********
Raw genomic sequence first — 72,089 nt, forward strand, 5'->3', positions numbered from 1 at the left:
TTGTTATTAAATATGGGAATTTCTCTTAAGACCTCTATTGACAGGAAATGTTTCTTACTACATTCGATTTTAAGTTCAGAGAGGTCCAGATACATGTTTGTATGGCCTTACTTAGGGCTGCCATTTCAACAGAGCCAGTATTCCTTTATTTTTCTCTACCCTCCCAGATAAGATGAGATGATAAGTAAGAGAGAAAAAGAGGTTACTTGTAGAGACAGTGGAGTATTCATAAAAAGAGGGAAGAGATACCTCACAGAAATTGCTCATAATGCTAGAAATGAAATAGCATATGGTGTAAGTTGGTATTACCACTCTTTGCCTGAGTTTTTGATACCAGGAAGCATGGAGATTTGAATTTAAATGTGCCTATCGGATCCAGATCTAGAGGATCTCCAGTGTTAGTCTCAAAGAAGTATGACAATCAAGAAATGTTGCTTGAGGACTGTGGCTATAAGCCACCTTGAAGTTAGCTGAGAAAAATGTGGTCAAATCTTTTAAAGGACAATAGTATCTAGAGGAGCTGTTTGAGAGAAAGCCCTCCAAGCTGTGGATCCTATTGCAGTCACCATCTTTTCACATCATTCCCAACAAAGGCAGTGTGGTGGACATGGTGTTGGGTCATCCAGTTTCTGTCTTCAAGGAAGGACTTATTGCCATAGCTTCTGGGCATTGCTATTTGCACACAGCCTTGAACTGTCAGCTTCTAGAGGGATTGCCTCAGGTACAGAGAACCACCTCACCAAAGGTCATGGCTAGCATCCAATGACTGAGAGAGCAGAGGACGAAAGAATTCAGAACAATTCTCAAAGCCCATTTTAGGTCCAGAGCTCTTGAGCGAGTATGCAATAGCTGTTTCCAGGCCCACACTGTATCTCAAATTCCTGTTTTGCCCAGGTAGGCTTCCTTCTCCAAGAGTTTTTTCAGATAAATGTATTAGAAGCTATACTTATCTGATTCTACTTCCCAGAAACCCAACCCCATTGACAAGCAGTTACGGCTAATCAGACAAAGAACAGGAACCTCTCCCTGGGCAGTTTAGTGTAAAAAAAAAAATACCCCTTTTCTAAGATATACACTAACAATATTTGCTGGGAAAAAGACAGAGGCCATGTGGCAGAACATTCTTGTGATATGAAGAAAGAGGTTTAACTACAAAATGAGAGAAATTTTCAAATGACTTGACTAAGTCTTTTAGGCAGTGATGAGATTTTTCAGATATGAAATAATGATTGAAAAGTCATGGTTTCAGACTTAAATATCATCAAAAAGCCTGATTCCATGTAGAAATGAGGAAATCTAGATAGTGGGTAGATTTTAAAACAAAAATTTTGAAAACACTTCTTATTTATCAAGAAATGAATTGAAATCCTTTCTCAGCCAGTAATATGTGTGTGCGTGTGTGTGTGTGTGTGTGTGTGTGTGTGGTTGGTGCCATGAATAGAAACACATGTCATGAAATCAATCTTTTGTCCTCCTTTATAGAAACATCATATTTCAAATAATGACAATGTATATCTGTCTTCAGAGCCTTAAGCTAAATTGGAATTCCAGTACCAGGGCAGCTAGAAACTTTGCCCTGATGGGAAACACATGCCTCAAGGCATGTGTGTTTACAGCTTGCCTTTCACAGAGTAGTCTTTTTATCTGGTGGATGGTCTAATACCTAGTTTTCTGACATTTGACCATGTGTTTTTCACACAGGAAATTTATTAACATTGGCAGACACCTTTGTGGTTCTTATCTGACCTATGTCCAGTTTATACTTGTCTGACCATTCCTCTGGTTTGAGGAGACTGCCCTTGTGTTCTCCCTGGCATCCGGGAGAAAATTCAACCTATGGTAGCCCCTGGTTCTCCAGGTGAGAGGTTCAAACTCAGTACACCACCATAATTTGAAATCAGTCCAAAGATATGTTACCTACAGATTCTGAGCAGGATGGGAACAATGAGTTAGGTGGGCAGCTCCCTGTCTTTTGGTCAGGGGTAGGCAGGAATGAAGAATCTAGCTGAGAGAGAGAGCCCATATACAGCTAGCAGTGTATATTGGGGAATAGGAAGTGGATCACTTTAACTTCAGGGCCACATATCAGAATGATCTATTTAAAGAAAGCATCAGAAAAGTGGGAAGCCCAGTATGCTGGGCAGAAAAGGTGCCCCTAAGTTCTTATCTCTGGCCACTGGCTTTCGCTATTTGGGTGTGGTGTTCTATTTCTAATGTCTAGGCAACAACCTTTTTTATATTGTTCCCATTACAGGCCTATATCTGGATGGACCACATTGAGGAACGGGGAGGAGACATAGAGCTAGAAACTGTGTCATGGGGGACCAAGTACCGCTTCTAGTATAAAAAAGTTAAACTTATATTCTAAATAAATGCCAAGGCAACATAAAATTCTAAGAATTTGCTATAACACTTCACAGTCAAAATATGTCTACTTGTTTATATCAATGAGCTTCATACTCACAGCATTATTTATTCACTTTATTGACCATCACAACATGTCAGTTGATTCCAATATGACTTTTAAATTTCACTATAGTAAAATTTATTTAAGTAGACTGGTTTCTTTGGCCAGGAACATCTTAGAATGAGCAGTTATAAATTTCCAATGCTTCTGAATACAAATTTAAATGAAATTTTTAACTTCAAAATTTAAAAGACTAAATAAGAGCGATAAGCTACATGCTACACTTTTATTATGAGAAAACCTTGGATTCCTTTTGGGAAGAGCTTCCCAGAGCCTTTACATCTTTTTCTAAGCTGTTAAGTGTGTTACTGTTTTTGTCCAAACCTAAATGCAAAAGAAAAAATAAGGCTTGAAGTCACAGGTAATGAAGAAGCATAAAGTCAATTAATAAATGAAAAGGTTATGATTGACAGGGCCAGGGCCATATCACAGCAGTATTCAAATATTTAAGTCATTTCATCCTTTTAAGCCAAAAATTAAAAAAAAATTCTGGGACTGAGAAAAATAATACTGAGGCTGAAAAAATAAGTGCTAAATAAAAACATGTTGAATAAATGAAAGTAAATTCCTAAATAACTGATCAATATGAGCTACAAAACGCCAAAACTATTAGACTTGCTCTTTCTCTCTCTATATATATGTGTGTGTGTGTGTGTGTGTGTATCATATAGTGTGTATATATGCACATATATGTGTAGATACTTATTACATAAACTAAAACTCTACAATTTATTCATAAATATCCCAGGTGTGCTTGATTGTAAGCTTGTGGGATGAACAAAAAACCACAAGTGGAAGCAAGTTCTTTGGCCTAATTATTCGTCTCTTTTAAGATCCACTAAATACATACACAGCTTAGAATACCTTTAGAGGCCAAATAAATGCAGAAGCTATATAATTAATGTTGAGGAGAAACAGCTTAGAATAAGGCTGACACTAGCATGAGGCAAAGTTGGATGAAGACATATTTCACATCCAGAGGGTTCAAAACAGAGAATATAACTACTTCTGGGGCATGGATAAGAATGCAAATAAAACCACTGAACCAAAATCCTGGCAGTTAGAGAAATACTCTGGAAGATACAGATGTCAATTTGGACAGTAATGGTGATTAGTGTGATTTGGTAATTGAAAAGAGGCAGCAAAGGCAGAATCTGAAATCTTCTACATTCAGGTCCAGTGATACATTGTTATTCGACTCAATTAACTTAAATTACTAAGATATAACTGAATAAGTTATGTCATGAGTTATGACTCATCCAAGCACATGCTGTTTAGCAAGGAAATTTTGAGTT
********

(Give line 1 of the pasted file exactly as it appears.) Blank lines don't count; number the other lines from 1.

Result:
Raw genomic sequence first — 72,089 nt, forward strand, 5'->3', positions numbered from 1 at the left: